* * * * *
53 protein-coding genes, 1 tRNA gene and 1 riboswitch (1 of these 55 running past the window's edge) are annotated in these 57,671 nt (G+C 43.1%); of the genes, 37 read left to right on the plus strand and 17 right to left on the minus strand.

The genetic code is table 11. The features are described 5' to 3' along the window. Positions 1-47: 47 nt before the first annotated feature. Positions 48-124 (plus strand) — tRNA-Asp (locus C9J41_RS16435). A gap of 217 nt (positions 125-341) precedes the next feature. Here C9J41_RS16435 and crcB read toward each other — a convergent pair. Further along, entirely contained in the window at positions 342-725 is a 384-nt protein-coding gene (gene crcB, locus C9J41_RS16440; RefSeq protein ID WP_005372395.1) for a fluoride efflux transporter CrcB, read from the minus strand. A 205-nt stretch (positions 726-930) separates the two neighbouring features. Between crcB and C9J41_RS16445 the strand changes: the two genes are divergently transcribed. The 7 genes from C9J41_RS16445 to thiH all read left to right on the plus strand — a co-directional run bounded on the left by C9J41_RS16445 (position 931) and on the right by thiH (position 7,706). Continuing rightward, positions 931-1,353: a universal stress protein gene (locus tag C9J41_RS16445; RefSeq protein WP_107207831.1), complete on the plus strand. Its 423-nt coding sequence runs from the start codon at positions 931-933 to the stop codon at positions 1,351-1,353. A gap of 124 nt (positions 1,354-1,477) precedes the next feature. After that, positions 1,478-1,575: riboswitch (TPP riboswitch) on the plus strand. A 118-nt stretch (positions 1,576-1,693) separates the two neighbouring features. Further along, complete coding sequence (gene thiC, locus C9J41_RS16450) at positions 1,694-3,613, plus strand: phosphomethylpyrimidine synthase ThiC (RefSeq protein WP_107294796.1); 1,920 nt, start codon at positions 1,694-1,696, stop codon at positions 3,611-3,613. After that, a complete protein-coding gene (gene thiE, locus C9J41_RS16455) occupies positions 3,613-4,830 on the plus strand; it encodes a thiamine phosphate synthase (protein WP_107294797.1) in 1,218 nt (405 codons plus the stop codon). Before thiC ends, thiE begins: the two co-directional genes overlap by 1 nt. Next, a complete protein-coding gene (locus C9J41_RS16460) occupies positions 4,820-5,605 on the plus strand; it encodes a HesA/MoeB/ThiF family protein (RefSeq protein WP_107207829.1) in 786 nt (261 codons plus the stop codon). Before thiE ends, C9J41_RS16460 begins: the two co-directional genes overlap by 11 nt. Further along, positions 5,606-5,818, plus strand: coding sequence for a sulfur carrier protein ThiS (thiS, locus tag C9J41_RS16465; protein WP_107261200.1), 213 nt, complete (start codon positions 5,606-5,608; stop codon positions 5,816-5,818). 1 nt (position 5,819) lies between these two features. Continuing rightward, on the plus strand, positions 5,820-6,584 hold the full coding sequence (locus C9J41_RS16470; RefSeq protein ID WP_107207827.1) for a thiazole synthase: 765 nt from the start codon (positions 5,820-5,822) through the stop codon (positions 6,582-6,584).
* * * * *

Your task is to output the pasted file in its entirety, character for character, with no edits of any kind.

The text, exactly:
53 protein-coding genes, 1 tRNA gene and 1 riboswitch (1 of these 55 running past the window's edge) are annotated in these 57,671 nt (G+C 43.1%); of the genes, 37 read left to right on the plus strand and 17 right to left on the minus strand.

The genetic code is table 11. The features are described 5' to 3' along the window. Positions 1-47: 47 nt before the first annotated feature. Positions 48-124 (plus strand) — tRNA-Asp (locus C9J41_RS16435). A gap of 217 nt (positions 125-341) precedes the next feature. Here C9J41_RS16435 and crcB read toward each other — a convergent pair. Further along, entirely contained in the window at positions 342-725 is a 384-nt protein-coding gene (gene crcB, locus C9J41_RS16440; RefSeq protein ID WP_005372395.1) for a fluoride efflux transporter CrcB, read from the minus strand. A 205-nt stretch (positions 726-930) separates the two neighbouring features. Between crcB and C9J41_RS16445 the strand changes: the two genes are divergently transcribed. The 7 genes from C9J41_RS16445 to thiH all read left to right on the plus strand — a co-directional run bounded on the left by C9J41_RS16445 (position 931) and on the right by thiH (position 7,706). Continuing rightward, positions 931-1,353: a universal stress protein gene (locus tag C9J41_RS16445; RefSeq protein WP_107207831.1), complete on the plus strand. Its 423-nt coding sequence runs from the start codon at positions 931-933 to the stop codon at positions 1,351-1,353. A gap of 124 nt (positions 1,354-1,477) precedes the next feature. After that, positions 1,478-1,575: riboswitch (TPP riboswitch) on the plus strand. A 118-nt stretch (positions 1,576-1,693) separates the two neighbouring features. Further along, complete coding sequence (gene thiC, locus C9J41_RS16450) at positions 1,694-3,613, plus strand: phosphomethylpyrimidine synthase ThiC (RefSeq protein WP_107294796.1); 1,920 nt, start codon at positions 1,694-1,696, stop codon at positions 3,611-3,613. After that, a complete protein-coding gene (gene thiE, locus C9J41_RS16455) occupies positions 3,613-4,830 on the plus strand; it encodes a thiamine phosphate synthase (protein WP_107294797.1) in 1,218 nt (405 codons plus the stop codon). Before thiC ends, thiE begins: the two co-directional genes overlap by 1 nt. Next, a complete protein-coding gene (locus C9J41_RS16460) occupies positions 4,820-5,605 on the plus strand; it encodes a HesA/MoeB/ThiF family protein (RefSeq protein WP_107207829.1) in 786 nt (261 codons plus the stop codon). Before thiE ends, C9J41_RS16460 begins: the two co-directional genes overlap by 11 nt. Further along, positions 5,606-5,818, plus strand: coding sequence for a sulfur carrier protein ThiS (thiS, locus tag C9J41_RS16465; protein WP_107261200.1), 213 nt, complete (start codon positions 5,606-5,608; stop codon positions 5,816-5,818). 1 nt (position 5,819) lies between these two features. Continuing rightward, on the plus strand, positions 5,820-6,584 hold the full coding sequence (locus C9J41_RS16470; RefSeq protein ID WP_107207827.1) for a thiazole synthase: 765 nt from the start codon (positions 5,820-5,822) through the stop codon (positions 6,582-6,584).